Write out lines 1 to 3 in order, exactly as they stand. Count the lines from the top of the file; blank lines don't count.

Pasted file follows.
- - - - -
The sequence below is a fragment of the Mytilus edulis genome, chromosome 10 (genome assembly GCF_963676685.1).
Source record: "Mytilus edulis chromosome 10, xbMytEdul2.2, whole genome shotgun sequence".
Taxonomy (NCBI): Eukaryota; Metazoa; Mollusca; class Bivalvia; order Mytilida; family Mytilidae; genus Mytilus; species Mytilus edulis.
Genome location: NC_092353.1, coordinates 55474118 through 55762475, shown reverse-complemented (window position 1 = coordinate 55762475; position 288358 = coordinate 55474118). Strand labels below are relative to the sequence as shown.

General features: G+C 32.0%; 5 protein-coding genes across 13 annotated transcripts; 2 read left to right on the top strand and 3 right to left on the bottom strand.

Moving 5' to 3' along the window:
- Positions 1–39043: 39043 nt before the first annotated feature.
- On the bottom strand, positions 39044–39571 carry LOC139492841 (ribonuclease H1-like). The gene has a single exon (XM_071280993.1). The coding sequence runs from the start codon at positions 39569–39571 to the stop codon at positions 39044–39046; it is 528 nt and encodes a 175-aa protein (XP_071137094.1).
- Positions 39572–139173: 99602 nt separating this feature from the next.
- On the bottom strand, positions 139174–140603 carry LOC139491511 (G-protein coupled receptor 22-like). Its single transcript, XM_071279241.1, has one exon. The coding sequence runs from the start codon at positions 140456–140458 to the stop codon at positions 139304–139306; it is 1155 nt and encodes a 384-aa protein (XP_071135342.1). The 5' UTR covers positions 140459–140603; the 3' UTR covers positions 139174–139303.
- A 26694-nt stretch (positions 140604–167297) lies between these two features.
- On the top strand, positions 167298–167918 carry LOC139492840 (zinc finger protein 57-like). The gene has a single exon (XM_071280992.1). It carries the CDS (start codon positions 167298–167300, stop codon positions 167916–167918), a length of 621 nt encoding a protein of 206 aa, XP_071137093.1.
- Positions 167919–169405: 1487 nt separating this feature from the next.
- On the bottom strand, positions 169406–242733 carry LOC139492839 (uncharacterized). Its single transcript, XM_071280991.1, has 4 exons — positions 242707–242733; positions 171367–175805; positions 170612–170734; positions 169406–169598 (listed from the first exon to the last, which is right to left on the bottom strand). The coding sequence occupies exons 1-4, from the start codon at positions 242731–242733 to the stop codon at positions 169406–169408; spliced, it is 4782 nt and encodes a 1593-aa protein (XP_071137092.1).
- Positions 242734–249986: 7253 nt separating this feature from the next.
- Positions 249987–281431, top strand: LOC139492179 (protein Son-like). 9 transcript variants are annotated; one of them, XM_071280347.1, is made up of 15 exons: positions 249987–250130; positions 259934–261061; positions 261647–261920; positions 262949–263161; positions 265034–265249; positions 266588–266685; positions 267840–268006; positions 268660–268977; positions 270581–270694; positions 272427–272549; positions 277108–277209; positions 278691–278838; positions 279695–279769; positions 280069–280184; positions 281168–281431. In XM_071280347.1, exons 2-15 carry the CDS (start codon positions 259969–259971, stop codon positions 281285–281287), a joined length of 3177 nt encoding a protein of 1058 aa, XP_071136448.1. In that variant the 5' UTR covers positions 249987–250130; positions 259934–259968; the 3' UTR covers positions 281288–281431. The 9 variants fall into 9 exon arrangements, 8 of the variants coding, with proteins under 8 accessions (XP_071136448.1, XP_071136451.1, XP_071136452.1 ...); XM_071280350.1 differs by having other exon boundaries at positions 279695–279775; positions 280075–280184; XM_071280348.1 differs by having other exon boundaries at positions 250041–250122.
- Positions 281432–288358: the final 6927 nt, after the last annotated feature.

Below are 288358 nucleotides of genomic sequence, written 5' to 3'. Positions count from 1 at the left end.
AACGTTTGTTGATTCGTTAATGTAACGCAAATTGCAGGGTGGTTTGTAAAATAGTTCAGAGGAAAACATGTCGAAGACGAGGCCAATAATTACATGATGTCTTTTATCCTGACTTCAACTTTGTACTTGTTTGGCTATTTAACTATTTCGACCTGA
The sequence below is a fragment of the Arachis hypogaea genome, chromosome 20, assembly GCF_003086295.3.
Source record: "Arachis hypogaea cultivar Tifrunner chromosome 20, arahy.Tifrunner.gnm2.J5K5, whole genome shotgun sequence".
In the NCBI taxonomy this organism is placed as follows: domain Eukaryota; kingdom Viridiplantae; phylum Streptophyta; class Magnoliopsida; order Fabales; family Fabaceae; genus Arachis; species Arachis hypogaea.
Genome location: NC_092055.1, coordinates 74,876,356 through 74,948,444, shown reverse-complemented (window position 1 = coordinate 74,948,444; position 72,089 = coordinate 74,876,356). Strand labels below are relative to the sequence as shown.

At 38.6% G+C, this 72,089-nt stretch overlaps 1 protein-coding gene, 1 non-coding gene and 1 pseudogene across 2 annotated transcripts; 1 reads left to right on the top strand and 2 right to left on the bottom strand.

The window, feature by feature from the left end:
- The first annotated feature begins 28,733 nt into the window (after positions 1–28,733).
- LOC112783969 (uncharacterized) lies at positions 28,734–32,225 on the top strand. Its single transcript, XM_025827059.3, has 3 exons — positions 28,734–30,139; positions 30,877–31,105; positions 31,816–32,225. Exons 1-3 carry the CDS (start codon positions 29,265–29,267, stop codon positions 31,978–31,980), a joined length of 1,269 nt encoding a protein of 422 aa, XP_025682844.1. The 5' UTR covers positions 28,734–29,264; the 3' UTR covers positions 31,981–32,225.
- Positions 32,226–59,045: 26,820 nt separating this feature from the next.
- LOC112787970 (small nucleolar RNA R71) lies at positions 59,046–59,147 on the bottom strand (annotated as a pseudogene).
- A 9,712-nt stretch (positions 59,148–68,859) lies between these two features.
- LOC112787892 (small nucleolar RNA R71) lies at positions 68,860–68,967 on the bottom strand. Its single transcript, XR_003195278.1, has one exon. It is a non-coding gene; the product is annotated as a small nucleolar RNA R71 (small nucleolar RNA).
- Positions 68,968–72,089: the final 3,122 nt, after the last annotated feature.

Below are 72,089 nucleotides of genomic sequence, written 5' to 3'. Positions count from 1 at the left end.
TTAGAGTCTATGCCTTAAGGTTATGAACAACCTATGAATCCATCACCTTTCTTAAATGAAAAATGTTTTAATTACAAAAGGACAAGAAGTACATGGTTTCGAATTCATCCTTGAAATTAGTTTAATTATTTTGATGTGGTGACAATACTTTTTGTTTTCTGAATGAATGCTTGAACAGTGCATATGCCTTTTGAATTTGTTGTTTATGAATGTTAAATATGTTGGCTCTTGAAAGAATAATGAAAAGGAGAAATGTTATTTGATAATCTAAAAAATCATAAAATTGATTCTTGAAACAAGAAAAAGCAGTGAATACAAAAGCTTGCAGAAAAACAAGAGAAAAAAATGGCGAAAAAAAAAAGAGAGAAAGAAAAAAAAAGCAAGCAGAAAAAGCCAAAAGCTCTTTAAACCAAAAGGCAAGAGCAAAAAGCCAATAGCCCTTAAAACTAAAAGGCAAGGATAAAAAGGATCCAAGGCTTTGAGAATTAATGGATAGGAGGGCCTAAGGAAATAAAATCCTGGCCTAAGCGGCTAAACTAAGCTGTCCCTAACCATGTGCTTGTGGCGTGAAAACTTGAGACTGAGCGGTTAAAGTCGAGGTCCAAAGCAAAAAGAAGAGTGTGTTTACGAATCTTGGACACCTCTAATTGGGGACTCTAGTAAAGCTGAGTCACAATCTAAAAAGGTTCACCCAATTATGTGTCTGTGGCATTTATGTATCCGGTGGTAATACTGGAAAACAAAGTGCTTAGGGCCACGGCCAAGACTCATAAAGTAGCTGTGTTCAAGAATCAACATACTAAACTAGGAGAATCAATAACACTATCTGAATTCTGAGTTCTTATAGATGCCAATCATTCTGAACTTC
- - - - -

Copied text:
The sequence below is a fragment of the Mytilus edulis genome, chromosome 10 (genome assembly GCF_963676685.1).
Source record: "Mytilus edulis chromosome 10, xbMytEdul2.2, whole genome shotgun sequence".
Taxonomy (NCBI): Eukaryota; Metazoa; Mollusca; class Bivalvia; order Mytilida; family Mytilidae; genus Mytilus; species Mytilus edulis.